Tuesday, January 15, 2008

New Michigan Poll: Zogby "has remained tight over each of the three days"

Reuters/C-SPAN/Zogby Poll: McCain Clings to Slim Lead in Michigan

Utica, New York - Arizona Sen. John McCain holds a slim lead over former Massachusetts Gov. Mitt Romney heading into the Republican primary election in Michigan, a new Reuters/C-SPAN/Zogby poll shows.

The survey shows McCain with a 27% to 24% edge over Romney, with Iowa caucus winner Mike Huckabee trailing with 15% support. McCain, fresh off a 37% to 32% victory in New Hampshire over Romney, is battling the former governor on what is essentially Romney’s home turf, having grown up in the Detroit suburbs while his father, George, was governor of the state in the early 1960s.

Republicans are the only game in town, as Democrats have been put on ice because of a battle they are waging with the Democratic National Committee over the accelerated timing of their election. The national party wanted the state to delay its vote until later and has threatened candidates with sanctions should they campaign there. Hillary Clitnon is the only major candidate with her name on tomorrow’s ballot Still, the GOP vote is open to all registered voters, as the state has a lenient primary voting rule that allows all comers to be allowed to take part, regardless of their partisan leanings.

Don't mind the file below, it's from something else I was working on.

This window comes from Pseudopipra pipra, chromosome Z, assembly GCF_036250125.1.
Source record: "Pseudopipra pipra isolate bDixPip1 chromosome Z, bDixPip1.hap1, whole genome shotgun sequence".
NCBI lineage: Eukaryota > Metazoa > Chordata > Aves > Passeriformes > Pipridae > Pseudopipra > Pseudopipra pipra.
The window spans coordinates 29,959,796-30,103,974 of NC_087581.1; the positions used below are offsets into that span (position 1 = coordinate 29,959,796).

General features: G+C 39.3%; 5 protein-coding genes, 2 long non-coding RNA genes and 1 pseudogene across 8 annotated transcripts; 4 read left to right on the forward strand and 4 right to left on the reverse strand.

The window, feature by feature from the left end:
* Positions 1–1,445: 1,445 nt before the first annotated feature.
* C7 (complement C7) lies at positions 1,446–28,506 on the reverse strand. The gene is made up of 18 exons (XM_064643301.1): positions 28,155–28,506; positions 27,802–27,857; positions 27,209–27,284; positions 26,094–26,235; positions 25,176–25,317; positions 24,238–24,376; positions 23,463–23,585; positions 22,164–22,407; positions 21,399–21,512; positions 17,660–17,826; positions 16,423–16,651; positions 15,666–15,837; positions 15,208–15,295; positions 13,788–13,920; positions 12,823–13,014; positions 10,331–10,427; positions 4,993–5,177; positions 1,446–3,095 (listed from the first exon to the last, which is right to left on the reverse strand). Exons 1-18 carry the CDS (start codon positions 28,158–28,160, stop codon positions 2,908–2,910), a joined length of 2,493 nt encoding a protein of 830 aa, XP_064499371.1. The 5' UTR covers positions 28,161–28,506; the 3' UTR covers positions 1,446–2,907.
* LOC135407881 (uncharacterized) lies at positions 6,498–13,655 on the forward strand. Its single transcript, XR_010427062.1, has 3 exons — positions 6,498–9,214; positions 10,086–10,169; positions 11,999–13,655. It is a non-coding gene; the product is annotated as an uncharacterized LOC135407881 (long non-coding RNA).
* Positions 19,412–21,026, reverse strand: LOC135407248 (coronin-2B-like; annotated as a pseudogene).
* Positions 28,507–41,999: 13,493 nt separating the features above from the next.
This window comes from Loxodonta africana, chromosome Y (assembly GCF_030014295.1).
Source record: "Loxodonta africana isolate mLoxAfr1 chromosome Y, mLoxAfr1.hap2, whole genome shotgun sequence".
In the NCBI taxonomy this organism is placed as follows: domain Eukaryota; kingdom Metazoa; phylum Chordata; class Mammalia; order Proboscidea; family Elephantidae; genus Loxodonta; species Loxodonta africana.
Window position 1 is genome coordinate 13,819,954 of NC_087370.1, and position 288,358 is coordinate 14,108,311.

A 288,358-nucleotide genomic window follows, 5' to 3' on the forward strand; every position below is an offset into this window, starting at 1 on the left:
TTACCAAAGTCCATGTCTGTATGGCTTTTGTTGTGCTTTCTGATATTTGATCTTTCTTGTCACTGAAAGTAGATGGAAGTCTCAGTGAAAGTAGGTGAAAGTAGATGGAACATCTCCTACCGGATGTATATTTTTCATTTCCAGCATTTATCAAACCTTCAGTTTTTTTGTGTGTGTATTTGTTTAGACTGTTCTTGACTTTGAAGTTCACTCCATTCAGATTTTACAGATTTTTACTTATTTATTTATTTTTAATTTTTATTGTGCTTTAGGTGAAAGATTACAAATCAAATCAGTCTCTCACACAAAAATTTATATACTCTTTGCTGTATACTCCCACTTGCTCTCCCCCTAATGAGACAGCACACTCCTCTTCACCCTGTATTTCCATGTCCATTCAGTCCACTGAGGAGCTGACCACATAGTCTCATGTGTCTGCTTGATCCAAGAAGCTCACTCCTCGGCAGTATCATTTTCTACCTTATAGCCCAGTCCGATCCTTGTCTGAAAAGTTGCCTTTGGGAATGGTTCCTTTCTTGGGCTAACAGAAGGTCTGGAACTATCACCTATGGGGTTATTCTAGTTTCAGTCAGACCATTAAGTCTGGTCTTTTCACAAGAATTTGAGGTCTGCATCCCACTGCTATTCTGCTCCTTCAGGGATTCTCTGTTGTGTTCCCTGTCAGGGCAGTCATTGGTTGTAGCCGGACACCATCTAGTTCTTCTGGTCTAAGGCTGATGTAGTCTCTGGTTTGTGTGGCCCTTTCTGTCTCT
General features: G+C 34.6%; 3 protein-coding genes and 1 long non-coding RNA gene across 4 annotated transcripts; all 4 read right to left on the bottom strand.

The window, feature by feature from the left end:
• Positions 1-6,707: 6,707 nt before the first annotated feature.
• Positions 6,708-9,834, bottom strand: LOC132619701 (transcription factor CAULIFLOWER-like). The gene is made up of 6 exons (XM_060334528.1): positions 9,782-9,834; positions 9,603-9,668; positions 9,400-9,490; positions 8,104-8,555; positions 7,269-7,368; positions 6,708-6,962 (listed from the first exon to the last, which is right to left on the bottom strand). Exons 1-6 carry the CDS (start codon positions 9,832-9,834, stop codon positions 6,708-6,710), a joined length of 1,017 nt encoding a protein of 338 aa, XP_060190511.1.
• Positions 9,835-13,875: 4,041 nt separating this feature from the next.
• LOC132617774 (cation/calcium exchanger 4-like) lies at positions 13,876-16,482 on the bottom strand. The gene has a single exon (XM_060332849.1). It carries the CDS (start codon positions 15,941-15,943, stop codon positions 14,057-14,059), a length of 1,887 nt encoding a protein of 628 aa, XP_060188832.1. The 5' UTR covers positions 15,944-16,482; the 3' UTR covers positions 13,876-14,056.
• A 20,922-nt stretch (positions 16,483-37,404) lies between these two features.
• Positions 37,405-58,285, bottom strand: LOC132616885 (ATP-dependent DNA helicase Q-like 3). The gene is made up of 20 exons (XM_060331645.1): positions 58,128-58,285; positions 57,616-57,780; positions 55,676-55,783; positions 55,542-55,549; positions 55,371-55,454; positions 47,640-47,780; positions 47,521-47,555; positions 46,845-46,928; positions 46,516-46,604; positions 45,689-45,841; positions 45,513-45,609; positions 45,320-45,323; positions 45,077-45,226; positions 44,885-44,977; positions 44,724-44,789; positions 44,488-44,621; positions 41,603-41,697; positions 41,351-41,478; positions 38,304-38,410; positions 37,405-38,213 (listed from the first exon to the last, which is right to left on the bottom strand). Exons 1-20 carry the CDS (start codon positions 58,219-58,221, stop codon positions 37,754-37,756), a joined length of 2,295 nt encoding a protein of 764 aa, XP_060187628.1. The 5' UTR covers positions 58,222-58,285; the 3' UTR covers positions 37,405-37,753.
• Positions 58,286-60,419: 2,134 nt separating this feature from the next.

Republicans – Michigan

1-11/13 2008

McCain - 27%

Romney - 24%

Huckabee - 15%

Paul - 8%

Giuliani - 6%

Thompson - 5%

Hunter- <1%

Someone else - 7%

Undecided - 9%

According to the poll:

-Romney holds a strong lead with Republican voters, with 31 percent support compared to McCain’s 22 percent and Huckabee’s 21 percent.

-McCain leads with independent voters over Romney, 33 percent to 24 percent.

-Romney has failed to garner much support from young voters - just 9 percent say they’d vote for him. About 26 percent of young voters said they’d vote for McCain.

-Statewide, women like McCain better than Romney, 30 percent to 26 percent. Among men, McCain gets 24 percent support, compared to Romney’s 26 percent.

The poll of 824 likely voters was conducted Sunday and Monday.

There is no official Democratic primary because of a spat between the state party and the Democratic National Committee.

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